The situation gets even worse when, after review, their feature gets bounced back for failing QA. If the dev considers their only responsibility to write code that works on their own machine, they’re not incentivized to do any serious testing to ensure that it passes QA on the first try. This additional loop adds a ton more time. To make matters even worse, if there’s a long delay between when the developer last worked on the code and when they start on it again after failing QA, it’s going to take them twice as long to get their bearings and fix the issue. Context switching is costly for everyone, but this goes double for engineers.

The more projects a dev has “in progress,” the more these issues get exacerbated. When a dev is focused on a new project, they’re not ensuring their last feature is being reviewed. If there are issues that come up in review, they’re going to be less responsive in addressing them because they’re busy with the next thing.

Devs may think all of this is unfair. They can write the code, but everything else is outside their control. This is a dangerous way of thinking. Life is uncertain for all of us. We can’t predict the future or control all outside forces. What we can do is prepare for different scenarios and adapt. It all comes down to motivation and responsibility.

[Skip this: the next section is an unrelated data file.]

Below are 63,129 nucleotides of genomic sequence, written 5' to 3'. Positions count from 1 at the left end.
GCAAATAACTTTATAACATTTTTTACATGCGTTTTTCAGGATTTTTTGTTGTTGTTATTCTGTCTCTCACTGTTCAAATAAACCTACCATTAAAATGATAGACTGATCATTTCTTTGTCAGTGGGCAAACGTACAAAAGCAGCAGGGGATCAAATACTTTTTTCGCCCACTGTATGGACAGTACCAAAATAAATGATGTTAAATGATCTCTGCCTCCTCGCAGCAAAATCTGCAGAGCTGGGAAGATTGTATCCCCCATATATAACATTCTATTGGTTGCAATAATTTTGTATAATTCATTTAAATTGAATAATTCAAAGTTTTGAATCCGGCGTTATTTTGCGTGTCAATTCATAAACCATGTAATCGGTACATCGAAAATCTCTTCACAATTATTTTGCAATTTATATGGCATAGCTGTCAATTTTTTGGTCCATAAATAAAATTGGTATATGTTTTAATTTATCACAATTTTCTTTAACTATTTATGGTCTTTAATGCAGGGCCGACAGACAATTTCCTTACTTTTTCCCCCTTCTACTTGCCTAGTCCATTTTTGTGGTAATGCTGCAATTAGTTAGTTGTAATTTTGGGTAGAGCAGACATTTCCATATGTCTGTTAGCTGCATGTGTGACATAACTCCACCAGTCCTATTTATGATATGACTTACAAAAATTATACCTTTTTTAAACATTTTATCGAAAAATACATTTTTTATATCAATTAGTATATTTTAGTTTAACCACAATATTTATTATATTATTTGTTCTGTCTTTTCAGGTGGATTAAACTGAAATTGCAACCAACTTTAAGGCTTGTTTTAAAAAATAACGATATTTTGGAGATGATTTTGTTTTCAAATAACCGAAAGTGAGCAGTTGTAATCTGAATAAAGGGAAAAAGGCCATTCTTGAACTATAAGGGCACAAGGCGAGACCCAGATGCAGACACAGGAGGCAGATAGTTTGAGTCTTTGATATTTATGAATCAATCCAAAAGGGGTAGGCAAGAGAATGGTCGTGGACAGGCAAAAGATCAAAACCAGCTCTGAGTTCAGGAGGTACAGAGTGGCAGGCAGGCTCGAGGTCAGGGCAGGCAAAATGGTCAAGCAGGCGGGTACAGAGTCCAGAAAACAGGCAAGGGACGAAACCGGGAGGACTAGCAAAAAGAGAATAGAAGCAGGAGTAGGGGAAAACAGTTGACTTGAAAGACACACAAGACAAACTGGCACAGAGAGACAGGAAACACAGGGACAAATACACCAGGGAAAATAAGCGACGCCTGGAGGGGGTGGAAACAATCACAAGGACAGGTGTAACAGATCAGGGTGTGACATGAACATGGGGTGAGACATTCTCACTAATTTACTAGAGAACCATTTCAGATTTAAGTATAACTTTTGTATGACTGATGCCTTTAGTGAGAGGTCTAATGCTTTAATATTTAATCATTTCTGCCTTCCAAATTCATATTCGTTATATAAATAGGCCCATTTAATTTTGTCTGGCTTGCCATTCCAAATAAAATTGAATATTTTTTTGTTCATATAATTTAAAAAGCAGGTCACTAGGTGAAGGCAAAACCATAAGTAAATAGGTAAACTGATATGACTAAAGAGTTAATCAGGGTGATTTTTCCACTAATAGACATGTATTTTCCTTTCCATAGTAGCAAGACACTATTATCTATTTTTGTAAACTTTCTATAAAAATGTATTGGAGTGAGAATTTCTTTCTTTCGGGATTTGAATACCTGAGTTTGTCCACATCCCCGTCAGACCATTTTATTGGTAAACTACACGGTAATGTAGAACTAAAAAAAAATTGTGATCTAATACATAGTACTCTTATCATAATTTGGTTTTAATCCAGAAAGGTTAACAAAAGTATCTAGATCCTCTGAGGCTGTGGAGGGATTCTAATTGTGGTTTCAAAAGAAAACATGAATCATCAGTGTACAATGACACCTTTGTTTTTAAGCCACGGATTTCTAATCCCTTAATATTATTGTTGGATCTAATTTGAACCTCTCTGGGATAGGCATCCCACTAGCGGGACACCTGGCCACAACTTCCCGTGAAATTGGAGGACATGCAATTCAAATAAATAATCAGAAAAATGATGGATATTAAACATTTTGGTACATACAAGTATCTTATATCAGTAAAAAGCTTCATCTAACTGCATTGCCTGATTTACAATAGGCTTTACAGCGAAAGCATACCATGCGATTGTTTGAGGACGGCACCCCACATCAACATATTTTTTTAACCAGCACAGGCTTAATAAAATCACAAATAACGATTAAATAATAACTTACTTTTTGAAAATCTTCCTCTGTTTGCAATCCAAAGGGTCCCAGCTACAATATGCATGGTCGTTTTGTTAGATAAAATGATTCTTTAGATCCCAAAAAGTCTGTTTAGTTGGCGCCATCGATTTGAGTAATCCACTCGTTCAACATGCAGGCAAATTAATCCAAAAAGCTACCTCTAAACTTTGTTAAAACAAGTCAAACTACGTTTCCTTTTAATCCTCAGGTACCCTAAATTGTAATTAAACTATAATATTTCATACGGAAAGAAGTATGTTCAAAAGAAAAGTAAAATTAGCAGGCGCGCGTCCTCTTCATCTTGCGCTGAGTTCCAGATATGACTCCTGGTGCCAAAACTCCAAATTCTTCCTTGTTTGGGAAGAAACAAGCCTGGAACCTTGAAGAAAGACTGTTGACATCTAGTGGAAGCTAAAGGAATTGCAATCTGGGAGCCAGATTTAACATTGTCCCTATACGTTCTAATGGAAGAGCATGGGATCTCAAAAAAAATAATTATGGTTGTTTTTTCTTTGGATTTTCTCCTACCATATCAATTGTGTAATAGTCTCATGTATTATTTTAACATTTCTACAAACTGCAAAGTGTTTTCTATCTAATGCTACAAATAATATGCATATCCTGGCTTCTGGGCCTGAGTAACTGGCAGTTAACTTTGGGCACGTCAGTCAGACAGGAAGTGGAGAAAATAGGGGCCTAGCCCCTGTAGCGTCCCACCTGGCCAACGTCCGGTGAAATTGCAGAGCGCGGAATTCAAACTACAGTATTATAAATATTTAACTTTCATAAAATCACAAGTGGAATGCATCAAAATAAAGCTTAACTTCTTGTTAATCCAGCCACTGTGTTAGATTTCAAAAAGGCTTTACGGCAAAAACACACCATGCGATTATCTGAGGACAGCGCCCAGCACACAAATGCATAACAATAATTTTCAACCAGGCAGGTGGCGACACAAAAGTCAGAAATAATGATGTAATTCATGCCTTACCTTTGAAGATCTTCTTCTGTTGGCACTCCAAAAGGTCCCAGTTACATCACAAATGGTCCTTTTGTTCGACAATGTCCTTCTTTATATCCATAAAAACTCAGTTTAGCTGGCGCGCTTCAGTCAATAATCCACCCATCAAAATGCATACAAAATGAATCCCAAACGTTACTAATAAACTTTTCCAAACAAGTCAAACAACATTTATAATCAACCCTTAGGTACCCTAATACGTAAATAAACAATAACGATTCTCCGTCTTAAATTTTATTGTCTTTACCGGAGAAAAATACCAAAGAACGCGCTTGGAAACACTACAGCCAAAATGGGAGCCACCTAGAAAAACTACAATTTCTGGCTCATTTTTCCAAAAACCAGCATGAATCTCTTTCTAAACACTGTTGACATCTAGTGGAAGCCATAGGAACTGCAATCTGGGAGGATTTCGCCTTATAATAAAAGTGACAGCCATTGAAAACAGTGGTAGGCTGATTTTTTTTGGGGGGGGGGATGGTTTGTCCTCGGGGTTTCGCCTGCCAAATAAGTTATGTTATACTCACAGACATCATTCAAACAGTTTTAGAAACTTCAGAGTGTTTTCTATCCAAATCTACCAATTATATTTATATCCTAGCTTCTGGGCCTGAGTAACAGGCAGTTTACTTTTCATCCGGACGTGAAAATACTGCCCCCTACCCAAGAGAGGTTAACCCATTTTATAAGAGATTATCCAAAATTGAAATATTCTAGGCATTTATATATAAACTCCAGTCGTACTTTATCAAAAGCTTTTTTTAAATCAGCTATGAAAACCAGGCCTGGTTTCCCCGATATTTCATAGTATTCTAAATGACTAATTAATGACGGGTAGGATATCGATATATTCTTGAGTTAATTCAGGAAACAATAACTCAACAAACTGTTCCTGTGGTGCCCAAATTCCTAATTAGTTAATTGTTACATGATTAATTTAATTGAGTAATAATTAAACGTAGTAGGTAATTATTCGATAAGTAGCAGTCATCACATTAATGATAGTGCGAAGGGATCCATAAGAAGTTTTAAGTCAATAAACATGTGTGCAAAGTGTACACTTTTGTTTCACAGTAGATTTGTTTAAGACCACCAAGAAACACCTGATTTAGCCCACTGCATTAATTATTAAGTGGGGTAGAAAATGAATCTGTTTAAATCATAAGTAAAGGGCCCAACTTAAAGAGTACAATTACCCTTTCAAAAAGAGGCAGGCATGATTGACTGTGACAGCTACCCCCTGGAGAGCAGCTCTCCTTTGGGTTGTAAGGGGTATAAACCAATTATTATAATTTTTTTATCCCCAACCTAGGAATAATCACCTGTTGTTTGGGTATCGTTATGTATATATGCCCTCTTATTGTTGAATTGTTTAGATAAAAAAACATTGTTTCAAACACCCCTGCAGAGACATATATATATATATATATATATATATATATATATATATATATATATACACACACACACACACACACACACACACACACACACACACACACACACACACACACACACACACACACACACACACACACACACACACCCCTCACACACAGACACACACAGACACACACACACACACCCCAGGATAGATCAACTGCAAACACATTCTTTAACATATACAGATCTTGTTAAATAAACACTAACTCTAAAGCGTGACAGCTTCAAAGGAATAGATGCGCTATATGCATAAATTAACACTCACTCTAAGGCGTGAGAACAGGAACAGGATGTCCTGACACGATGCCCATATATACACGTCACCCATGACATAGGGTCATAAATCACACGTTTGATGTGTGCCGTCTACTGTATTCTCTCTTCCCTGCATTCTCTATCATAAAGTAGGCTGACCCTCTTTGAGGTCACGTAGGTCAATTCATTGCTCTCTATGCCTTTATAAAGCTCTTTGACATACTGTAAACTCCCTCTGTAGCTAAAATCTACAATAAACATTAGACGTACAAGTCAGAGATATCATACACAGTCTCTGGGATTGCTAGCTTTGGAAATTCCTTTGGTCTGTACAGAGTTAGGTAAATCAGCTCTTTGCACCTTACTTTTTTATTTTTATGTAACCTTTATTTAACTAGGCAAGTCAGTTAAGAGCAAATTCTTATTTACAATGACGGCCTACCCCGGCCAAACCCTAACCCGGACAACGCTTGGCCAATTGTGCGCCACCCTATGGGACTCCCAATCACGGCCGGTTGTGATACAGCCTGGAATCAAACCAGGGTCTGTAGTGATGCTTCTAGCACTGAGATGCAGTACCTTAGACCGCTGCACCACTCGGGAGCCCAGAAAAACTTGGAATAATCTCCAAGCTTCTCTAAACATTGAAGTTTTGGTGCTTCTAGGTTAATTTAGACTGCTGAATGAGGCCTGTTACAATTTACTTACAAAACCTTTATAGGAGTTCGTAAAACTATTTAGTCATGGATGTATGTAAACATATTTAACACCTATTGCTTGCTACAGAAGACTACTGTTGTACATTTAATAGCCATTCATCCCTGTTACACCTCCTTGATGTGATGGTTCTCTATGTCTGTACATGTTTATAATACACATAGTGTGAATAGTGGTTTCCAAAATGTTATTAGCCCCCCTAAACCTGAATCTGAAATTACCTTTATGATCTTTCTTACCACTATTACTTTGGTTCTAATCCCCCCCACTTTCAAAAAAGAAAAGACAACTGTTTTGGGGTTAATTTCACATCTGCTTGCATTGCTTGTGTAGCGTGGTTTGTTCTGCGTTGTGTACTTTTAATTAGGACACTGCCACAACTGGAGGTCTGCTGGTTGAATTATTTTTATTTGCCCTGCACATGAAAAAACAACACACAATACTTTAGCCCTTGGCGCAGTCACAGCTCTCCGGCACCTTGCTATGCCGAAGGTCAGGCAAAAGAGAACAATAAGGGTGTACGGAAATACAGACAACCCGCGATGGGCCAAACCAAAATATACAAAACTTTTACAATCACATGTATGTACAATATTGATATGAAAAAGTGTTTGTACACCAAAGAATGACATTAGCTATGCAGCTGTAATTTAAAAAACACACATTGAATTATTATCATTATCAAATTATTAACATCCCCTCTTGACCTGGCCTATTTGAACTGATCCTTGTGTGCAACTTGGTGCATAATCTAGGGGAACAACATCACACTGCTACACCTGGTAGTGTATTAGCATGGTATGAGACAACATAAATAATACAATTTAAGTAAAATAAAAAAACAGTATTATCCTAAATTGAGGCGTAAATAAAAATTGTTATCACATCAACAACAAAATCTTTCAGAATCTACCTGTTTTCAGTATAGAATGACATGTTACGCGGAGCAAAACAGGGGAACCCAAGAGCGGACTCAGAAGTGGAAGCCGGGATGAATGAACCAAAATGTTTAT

Maybe you’re not excited about meeting an acquaintance for dinner. If your car doesn’t start, you can send an apologetic text message and spend the rest of the evening ordering in and playing video games. You said you were going to do something and you were thwarted by the universe; oh well.

What about a different scenario? This isn’t just any acquaintance. This is a VC who is interested in investing, and there’s a good chance you’ll get a term sheet after this meeting. I’d bet that earlier that day you’d double-check that your car is ready to rock. I’d also wager that even if it didn’t start, you’d pay for a rideshare, convince a friend to drive you, borrow a car, or take public transportation. In other words, with sufficient motivation, you’d prepare ahead of time and not let any inconvenience get in your way.

You don’t want your devs ordering takeout and playing video games every time they encounter a minor obstacle. You need them committed to getting to the destination.

Do not reward your devs for being busy. Reward them for delivering finished products.

results matching ""

    No results matching ""